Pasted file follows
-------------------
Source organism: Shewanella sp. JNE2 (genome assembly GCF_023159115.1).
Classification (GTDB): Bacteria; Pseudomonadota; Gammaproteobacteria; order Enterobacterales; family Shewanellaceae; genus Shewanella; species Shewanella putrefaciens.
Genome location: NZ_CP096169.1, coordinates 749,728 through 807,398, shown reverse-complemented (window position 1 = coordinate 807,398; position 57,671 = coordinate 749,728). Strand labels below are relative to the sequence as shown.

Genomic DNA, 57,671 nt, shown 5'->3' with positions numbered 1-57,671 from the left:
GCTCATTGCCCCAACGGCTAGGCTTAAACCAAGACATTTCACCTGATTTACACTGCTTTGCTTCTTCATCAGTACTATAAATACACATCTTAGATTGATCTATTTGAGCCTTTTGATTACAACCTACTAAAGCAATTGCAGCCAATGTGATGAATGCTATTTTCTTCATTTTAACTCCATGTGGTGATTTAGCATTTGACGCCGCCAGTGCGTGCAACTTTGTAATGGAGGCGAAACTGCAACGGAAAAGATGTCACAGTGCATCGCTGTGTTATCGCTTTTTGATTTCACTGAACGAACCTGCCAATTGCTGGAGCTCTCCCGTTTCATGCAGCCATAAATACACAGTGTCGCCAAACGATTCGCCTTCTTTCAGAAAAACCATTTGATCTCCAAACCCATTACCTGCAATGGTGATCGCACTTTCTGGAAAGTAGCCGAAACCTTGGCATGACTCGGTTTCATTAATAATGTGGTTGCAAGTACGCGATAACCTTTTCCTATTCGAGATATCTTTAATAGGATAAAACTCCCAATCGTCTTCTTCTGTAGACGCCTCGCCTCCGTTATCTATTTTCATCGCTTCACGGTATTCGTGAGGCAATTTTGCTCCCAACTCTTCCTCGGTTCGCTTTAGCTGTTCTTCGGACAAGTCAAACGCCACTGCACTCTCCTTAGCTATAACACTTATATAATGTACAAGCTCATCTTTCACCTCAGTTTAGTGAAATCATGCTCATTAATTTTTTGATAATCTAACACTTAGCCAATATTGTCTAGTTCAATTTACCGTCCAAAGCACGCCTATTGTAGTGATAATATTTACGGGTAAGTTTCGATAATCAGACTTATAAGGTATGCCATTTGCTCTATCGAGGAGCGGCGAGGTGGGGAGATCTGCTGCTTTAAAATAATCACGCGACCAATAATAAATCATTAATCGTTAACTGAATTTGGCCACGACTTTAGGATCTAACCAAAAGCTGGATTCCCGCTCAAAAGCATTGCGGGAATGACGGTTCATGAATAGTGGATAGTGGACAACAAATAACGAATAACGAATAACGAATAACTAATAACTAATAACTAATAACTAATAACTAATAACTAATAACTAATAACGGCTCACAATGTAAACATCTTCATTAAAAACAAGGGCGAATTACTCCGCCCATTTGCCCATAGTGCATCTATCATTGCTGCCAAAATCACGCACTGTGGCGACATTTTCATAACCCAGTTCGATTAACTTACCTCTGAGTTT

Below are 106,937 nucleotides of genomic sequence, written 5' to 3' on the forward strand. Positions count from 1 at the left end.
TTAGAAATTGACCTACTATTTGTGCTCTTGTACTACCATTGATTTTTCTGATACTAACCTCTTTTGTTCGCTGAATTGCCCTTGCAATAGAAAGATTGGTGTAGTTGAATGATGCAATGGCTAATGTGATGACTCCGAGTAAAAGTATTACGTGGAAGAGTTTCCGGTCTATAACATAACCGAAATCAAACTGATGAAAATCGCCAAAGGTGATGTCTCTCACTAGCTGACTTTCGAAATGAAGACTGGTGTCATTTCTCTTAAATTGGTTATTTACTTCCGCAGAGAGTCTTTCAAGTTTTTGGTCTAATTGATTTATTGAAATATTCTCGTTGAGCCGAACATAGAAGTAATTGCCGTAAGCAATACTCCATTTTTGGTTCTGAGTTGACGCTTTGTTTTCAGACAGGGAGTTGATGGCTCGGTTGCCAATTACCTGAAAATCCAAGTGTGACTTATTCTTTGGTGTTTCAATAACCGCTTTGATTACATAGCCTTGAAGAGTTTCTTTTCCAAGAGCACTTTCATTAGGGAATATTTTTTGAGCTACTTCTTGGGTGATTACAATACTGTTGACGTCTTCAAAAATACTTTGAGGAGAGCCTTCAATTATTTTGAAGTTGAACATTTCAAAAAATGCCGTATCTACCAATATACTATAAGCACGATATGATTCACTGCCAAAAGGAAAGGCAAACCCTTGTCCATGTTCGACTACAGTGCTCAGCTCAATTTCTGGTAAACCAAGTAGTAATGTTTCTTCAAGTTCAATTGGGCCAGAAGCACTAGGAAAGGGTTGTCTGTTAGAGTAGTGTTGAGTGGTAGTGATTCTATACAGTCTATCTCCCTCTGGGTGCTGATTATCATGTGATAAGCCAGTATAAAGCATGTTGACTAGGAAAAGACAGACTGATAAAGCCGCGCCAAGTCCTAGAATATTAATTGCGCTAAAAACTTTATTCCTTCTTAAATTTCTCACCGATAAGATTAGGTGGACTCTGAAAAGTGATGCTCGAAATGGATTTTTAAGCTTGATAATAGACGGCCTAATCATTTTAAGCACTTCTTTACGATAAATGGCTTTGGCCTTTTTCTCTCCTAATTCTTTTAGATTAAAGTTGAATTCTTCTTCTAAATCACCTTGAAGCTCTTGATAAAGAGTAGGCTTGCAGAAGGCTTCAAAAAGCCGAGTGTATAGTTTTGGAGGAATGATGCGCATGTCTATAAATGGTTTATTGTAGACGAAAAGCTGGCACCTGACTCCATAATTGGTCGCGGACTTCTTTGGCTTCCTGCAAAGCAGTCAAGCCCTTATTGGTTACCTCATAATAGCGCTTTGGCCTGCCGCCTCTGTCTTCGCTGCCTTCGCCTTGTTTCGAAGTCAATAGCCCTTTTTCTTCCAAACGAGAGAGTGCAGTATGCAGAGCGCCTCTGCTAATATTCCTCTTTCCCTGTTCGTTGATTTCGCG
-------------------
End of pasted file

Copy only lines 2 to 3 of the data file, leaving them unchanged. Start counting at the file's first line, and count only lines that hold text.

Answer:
Classification (GTDB): Bacteria; Pseudomonadota; Gammaproteobacteria; order Enterobacterales; family Shewanellaceae; genus Shewanella; species Shewanella putrefaciens.
Genome location: NZ_CP096169.1, coordinates 749,728 through 807,398, shown reverse-complemented (window position 1 = coordinate 807,398; position 57,671 = coordinate 749,728). Strand labels below are relative to the sequence as shown.